Richard Pennycuick wrote:
>Browsing an online catalogue, I came across a Melodiya CD
>containing Glazunov's 4th and "Symphony No.21 in G minor (Nikolai
>Ovsianinko-Kukikovski)", conducted by Mravinsky, no less. Grove,
>Classical Net and Google all deny any knowledge of this composer.
>Does anyone on the list have knowledge of the elusive gentleman?
Elusive indeed. Ephemeral to the point of fictitious. Allan Ho and
Dmitry Feofanov have this to say in their Biographical Dictionary of
Ovsyaniko-Kulikovsky, Nikolai Dmitrievich (1768-1846)
Symphony No. 21 in g minor
It seems that this symphony was the handiwork of Mikhail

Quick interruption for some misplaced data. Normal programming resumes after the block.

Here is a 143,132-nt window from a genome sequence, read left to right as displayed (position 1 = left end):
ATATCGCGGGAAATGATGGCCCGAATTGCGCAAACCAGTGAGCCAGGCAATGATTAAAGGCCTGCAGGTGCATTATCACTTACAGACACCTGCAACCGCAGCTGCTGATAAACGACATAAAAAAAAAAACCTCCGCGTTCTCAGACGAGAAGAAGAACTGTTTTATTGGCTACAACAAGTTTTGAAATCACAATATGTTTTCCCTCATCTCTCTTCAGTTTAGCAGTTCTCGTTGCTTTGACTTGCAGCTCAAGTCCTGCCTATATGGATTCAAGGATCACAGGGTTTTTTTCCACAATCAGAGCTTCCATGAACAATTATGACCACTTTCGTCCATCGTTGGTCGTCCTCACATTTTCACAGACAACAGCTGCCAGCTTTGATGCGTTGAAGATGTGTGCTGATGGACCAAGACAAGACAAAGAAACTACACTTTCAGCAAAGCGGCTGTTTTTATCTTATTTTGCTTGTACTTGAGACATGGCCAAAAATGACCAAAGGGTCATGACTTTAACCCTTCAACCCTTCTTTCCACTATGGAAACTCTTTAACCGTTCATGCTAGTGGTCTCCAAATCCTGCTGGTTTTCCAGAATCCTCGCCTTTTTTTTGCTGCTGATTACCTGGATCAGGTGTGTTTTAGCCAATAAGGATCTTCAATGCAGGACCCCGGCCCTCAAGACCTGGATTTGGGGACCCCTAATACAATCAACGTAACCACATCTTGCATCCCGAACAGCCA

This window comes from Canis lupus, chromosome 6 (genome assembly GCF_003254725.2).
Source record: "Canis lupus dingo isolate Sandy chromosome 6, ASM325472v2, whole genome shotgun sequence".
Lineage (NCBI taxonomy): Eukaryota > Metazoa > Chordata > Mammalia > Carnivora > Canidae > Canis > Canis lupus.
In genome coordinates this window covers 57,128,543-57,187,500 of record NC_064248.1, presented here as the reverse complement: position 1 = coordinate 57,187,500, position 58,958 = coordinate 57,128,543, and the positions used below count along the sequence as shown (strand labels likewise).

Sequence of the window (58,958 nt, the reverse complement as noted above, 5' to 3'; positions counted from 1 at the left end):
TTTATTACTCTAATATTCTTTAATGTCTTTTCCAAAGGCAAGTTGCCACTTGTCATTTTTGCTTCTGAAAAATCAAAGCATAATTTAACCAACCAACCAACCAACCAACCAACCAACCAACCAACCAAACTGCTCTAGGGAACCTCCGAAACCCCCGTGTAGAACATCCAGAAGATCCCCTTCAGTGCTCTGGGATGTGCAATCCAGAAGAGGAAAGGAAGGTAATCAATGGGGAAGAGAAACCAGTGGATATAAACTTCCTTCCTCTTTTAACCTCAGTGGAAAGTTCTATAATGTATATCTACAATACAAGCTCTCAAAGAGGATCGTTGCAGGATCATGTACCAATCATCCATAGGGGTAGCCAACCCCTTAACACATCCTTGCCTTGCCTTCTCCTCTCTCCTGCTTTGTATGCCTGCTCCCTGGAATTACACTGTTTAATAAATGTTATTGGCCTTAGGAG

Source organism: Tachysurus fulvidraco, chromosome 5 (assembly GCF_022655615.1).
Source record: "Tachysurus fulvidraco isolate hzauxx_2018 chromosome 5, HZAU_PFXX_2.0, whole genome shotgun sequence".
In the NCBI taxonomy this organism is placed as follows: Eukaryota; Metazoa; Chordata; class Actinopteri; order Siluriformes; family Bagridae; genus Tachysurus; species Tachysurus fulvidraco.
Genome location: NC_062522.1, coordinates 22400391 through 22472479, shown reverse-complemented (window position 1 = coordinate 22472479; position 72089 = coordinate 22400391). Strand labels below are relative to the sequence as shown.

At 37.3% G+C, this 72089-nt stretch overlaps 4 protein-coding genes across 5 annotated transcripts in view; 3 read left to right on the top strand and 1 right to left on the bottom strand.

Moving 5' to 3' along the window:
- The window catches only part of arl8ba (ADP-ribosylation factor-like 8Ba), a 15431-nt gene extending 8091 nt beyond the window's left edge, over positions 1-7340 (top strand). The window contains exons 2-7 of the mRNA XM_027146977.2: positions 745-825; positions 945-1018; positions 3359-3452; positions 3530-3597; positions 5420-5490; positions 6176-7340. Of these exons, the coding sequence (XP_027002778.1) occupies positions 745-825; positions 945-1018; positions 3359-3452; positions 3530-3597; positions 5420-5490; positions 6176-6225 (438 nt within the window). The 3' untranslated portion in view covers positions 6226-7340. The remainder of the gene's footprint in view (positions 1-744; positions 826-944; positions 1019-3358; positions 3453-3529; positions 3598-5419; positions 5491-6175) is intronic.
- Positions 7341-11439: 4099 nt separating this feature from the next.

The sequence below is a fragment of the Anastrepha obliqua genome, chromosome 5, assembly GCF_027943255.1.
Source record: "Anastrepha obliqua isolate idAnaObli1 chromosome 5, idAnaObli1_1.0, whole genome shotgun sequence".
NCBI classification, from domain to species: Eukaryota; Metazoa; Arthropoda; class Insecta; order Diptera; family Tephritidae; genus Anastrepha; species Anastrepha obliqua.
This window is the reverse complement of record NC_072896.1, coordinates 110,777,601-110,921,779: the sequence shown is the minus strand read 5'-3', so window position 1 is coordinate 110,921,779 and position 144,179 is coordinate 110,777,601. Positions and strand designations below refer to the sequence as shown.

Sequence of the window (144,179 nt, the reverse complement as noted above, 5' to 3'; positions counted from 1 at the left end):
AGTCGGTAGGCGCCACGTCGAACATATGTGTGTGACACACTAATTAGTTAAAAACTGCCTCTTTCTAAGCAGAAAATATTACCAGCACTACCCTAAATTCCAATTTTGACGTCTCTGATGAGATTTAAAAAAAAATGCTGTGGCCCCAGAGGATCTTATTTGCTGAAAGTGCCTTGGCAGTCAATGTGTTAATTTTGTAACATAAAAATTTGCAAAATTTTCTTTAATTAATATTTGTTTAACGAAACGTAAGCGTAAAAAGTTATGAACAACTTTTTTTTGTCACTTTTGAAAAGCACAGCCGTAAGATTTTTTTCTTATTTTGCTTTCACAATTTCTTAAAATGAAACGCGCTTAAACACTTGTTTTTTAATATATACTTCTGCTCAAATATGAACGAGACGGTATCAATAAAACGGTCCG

Emmanuilovich Goldstein (1917-1989). The Symphony was "discovered"
in 1948 by him in the archives of the Odessa Conservatory, where
he was then a librarian. It was premiered in Odessa and Kiev in
1948, and published in 1951 by the Soviet State Music Publishers
and edited by A.G. Svechnikov for the modern orchestra.
Ovsyaniko-Kulikovsky was an actual historical figure and landowner
who had presented his serf orchestra to the Odessa Theater in
1810. Goldstein immigrated to East Germany in 1964, leaving the
madness of this hoax behind him.
Part of the hoax was that this work was supposedly written for the opening
of the Odessa Opera House in 1805. That's probably why Mravinsky was
tricked into performing it (he recorded it in 1954), though I don't know
anything of that story.